(b) David Hamelech compared a Tzadik to both a date-palm and a cedar. Rebbi Chiya bar Luliani explains the fact that he needed to mention both, and not just ...

1. ... a date-palm - because a date-palm, whose trunk does not re-grow once it is cut down (which would mean that a Tzadik will *not* arise at Techi'as ha'Meisim); therefore he mentions a cedar, whose trunk *does* re-grow when it is cut down.
2. ... a cedar - because it does not bear fruit (meaning that a Tzadik will *not* receive reward in the World to Come); therefore he mentions a date- palm, which *does*.
(c) The Beraisa in Bava Basra (which states that a cedar does *not* re-grow once it is cut down) - speaks about a regular cedar, whereas our Sugya (which says that it *does*) is speaking about one of the other species of cedars.



(a) If someone buys a tree to cut down and take away, he must leave one Tefach of the trunk standing for it to re-grow. He is obligated to leave of a ...
1. ... a 'Shikmah'-tree that had already been cut down once - two Tefachim. Note: a 'Shikmah-tree' is a sort of a wild fig tree (some translate it as a sycamore-tree).
2. ... a 'Shikmah'-tree that was being cut down for the first time - three Tefachim.
3. ... bamboos and vines - from above the first knot in the tree.
(b) By date-palms and cedar-trees, the purchaser is permitted to take them out by the roots - because they will not re-grow anyway.

(c) There are ten different species of cedars.

(a) Rebbi Eliezer decreed thirteen fasts, but no rain came. As the people were leaving the Shul, he told them - that they were digging their own graves, at which they burst into tears. That was when the rain came.

(b) On another occasion, no rain came even after he had recited the twenty- four Berachos. On that occasion, the rain came - when Rebbi Akiva went to the Amud, and said 'Avinu Malkeinu, Ein Lanu Melech Ela Ata. Avinu Malkeinu, Lema'ancha Racheim Aleinu'. Note: Rebbi Akiva is purported to have composed 'Avinu Malkeinu'.

(c) This does not mean that Rebbi Akiva was superior to his Rebbe (in good deeds or in Torah-learning) - but that he was willing to give in to others and not to insist on his rights more than him.

(a) According to Rebbi Meir, the community stop fasting (provided the rain fell before the prescribed time - see question 12) only if enough rain fell to fill the ditch of the plowed furrow. The Chachamim disagree. According to them, the fast is abolished if it has seeped into ...
  1. ... dry earth (virgin soil) - one Tefach;
  2. ... medium earth - two Tefachim;
  3. ... very soft earth - three Tefachim.
(b) Rebbi Shimon ben Elazar says in a Beraisa that, for every Tefach of rain that penetrates the earth, *three* Tefachim of water rise from the depths. That speaks by virgin soil - whereas the Beraisa, which says only *two*, speaks by soft plowed earth.
(a) When they poured out the water for Nisuch ha'Mayim on Sukos - the upper Tehom would say to the lower Tehom - 'Start flowing!'

(b) David Hamelech in Tehilim mentions two pipes in this regard - one refers to the 'Nisuch ha'Yayin', the other, to 'Nisuch ha'Mayim'.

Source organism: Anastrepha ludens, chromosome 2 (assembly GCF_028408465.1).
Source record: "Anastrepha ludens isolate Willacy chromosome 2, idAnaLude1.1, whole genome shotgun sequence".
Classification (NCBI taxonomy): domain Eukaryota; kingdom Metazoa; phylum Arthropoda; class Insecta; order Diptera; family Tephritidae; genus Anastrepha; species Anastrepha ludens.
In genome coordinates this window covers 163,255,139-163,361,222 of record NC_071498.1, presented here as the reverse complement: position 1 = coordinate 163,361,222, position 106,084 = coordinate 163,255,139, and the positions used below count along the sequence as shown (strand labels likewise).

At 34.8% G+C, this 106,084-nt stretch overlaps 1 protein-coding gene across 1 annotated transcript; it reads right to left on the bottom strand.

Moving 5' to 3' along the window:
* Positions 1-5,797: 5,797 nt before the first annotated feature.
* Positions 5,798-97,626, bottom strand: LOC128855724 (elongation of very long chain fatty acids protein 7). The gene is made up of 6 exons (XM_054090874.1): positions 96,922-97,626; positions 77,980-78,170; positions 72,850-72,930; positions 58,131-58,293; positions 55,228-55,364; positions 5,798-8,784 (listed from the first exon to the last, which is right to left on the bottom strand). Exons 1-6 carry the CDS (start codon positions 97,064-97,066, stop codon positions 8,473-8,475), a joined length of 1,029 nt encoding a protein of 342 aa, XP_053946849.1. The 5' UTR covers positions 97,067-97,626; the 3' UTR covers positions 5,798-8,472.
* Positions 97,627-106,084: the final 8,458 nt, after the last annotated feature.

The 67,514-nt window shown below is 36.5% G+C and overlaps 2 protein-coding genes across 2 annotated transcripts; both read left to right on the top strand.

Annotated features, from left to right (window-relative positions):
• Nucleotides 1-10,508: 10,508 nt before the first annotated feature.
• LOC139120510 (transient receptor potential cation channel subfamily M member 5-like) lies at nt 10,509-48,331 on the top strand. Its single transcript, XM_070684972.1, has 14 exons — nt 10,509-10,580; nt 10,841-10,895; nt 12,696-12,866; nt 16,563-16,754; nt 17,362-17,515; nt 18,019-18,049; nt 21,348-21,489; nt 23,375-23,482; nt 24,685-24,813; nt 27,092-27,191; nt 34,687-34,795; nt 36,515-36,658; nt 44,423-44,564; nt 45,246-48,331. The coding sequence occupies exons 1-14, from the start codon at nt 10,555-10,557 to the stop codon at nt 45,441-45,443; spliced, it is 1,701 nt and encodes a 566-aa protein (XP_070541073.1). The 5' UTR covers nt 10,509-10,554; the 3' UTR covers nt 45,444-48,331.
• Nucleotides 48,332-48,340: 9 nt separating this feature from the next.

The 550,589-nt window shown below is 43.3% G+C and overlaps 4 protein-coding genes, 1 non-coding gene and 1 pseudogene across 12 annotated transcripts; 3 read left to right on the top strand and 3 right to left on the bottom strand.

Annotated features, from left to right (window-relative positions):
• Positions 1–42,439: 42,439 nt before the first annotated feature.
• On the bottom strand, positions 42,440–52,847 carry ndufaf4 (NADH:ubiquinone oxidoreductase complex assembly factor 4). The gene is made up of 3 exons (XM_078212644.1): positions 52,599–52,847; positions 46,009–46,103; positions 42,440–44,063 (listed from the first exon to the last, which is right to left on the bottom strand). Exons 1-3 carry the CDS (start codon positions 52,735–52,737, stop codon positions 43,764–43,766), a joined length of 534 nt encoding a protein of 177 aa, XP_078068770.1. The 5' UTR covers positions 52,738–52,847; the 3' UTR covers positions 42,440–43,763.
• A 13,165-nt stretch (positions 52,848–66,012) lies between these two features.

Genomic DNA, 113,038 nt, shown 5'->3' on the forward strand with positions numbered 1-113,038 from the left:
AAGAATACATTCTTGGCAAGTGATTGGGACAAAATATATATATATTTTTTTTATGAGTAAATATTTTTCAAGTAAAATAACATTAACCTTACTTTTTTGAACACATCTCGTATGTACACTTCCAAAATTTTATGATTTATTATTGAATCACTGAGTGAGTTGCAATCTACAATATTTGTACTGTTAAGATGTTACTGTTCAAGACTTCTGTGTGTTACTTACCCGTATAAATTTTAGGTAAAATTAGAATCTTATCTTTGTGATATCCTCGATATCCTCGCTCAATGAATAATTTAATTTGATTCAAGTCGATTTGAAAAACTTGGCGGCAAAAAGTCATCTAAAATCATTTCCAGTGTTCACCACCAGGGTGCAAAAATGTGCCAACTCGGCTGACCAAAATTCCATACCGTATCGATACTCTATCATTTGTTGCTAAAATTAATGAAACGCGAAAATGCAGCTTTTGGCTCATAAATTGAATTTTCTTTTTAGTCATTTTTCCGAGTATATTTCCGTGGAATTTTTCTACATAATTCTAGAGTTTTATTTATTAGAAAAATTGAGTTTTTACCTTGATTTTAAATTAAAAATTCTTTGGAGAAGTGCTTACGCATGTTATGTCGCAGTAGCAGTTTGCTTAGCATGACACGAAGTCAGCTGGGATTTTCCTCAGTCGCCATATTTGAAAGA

(c) Rabah claimed that he saw Ridayah (from the word 'Rediyah' - plowing), the Angel of rain, standing in between the two Tehomos.

  1. ... He resembled - a calf, and ...
  2. ... he had a split lip.
(d) He told ...
  1. ... the upper Tehom - 'Let your water drip to the lower Tehom'!
  2. ... the lower Tehom - 'Start flowing'!
(a) Our Mishnah quotes a Machlokes between the Chachamim (who say that they stopped fasting if the rain fell before sunrise), and Rebbi Eliezer (in whose opinion the criterion is midday). The Beraisa quotes the same Machlokes in the name of Rebbi Meir and Rebbi Yehudah - respectively. Rebbi Yossi maintains - that as long as it begins to rain before the ninth hour, one may break the fast. He learns this from King Ach'av, who (like all kings), would not normally eat before the ninth hour (six hours after getting-up. And when he humbled himself before Hashem and fasted (for three hours), Hashem considered it a fast, when he said (in Melachim) "ha'Ra'isa, Ki Nichna Ach'av"?

(b) When Rebbi Yehudah Nesi'a decreed a fast, and rain came after sunrise, he wanted to complete the fast. However, Rebbi Ami told him - that we have learned that the criterion is mid-day (like Rebbi Yehudah).

(c) Shmuel ha'Katan decreed a fast. When the people considered it a good sign when ...

1. ... on one occasion, it began to rain before sunrise - he told them that, on the contrary, it was like a servant who wanted to ask the king for a portion of food, but the king said to give it to him straightway, because he did not want to hear his voice.
2. ... on another occasion, the rain came after sunset - he told them that, on the contrary, this can be compared to a king who said to let the servant suffer first, and to give it to him later after he had suffered.
(d) Shmuel ha'Katan will consider it a good sign - if, the moment they say 'Mashiv ha'Ru'ach', the wind blows, 'Morid ha'Gashem', it begins to rain.
(a) In our Mishnah (in the days of Rebbi Tarfon), they did not say Hallel ha'Gadol until after they had eaten - because (due to the fact that it contains the Pasuk "Nosen Lechem le'Chol Basar"), it is correct to say it on a full stomach.

(b) Nevertheless, when Rav Papa decreed a fast in the Shul of Avi Gubar, and rain came, they said it *before* eating - because that took place in Mechuza, where drunkenness was common, and if they were to say it only after eating, there is a strong suspicion that they will become drunk, and not say it at all.

***** Hadran Alach, Seider Ta'aniyos Eilu! *****